4 questions (and answers!) about stress

What's so bad about stress?

"Stress affects sleep, blood pressure, energy, mood," says Dr. Riva Rahl, medical director of Cooper Healthy Living at the Cooper Clinic. "It's a key component of many chronic illnesses, but stress management can have a favorable impact on many health issues."

When should we be concerned?

When it impacts your health to the point of interfering with everything you are trying to do for your health, Rahl says. For example, if you're not sleeping well, not able to exercise, not able to eat well due to abdominal issues — all related to stress — then you need to do something, she says.  "Managing stress is far better than worrying about stress," she says.

Are we more stressed out these days?

"People's expectation of how they should feel has risen," says author and researcher Ian Robertson. Think, for instance, of all the posts on Facebook that feature food you've never eaten, travel to places you've never been, pictures of happy frolicking beyond your wildest imagination. Who wouldn't be stressed by thinking everyone else has a better life? "Because expectations are high, it's much easier to feel we're not meeting them, and that's the sense of being overwhelmed and having the emotions of anxiety and depression," Robertson says.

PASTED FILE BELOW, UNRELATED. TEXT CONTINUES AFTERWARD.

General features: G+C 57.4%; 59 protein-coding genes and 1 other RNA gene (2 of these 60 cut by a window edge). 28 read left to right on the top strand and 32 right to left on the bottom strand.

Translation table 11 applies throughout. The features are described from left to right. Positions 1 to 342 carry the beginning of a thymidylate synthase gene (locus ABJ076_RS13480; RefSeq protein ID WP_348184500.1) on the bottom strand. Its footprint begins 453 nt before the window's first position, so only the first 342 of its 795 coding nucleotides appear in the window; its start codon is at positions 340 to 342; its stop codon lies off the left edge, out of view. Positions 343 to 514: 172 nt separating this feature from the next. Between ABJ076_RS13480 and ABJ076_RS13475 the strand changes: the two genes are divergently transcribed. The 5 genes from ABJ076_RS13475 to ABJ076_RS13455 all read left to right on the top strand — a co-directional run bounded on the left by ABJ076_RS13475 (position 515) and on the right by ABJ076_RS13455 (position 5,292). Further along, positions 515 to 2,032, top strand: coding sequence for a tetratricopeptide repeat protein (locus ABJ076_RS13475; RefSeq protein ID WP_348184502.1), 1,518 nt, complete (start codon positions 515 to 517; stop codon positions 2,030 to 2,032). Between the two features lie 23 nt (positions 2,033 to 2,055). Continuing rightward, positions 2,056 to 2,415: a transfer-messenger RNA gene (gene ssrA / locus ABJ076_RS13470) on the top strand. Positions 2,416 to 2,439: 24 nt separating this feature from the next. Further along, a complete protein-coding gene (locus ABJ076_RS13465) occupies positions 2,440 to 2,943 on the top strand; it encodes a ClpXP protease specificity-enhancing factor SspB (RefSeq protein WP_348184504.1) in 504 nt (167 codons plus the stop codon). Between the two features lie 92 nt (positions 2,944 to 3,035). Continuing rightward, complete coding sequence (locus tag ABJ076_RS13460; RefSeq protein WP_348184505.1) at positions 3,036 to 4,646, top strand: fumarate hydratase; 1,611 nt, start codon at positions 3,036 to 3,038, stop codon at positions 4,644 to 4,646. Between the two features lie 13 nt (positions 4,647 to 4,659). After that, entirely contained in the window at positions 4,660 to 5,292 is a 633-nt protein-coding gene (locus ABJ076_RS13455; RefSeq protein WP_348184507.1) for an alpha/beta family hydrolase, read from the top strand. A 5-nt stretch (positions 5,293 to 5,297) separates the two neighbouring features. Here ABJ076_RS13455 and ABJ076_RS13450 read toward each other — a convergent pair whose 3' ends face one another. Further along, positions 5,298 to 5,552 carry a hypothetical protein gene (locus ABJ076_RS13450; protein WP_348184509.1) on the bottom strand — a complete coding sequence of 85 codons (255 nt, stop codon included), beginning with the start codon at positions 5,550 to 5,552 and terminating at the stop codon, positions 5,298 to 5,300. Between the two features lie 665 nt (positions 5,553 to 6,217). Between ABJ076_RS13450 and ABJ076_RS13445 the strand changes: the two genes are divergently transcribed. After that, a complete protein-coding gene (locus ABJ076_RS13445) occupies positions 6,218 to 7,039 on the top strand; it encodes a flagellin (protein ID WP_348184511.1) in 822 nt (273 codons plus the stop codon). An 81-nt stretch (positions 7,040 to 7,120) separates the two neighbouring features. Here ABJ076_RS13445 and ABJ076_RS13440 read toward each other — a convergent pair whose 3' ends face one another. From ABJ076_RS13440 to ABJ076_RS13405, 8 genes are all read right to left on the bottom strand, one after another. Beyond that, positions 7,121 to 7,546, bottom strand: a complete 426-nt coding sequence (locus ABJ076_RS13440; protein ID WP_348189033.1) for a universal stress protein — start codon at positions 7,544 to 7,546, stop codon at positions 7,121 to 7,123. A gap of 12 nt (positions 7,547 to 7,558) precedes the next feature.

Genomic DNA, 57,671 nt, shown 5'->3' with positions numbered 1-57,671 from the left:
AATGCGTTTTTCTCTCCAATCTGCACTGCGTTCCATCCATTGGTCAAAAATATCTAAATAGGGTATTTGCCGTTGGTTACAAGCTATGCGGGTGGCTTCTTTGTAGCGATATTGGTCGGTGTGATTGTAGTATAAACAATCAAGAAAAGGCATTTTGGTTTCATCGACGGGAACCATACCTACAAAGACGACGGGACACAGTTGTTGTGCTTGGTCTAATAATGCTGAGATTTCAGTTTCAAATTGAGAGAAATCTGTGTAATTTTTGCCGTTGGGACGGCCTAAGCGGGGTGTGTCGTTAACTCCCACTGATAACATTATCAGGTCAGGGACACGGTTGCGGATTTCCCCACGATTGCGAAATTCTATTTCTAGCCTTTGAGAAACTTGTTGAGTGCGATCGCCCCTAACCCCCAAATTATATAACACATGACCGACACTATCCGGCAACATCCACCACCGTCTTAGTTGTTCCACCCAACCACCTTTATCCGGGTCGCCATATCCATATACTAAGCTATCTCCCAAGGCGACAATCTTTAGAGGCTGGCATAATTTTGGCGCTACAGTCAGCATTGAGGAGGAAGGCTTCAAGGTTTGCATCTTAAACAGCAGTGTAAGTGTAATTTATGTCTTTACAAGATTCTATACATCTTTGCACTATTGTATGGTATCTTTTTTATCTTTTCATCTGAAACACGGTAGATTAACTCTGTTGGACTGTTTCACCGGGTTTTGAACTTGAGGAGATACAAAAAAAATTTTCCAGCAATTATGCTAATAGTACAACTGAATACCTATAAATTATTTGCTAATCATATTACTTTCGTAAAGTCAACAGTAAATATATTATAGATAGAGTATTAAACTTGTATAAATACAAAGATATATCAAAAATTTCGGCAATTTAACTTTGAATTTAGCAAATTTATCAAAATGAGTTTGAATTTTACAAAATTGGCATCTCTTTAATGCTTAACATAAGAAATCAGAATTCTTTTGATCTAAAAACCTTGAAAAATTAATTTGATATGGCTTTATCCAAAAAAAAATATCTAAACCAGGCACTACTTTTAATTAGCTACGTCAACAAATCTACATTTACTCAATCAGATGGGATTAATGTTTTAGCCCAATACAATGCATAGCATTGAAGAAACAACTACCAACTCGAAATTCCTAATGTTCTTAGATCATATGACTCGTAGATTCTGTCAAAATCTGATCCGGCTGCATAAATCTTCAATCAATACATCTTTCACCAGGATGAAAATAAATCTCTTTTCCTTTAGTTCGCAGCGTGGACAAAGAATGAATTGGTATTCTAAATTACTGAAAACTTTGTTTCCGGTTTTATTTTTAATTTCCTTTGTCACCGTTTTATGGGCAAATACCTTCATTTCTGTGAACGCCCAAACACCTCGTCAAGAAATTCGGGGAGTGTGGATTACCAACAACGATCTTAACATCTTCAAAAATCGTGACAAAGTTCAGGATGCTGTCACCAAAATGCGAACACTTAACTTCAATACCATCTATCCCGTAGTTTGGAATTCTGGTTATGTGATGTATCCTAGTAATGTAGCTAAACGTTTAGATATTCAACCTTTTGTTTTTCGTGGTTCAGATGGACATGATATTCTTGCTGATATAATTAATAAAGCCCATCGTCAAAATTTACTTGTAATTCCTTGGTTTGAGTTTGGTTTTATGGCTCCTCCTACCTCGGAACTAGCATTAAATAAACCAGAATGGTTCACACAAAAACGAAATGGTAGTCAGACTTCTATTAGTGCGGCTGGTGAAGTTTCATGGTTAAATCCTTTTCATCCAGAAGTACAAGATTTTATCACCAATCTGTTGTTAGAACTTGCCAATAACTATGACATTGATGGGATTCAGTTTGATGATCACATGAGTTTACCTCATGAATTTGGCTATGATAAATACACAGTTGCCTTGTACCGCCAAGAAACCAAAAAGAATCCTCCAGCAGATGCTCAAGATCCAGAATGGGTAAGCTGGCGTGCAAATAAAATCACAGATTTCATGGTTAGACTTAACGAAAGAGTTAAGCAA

What can we do?

"I always ask my patients how they manage stress, not if they have it," Rahl says. "We explore together what might work best for them. Some people use apps to meditate or be mindful. It doesn't matter how they manage stress, but that they manage it."

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Ian Robertson, PhD

T. Boone Pickens Distinguished Chair Co-Leader, The BrainHealth Project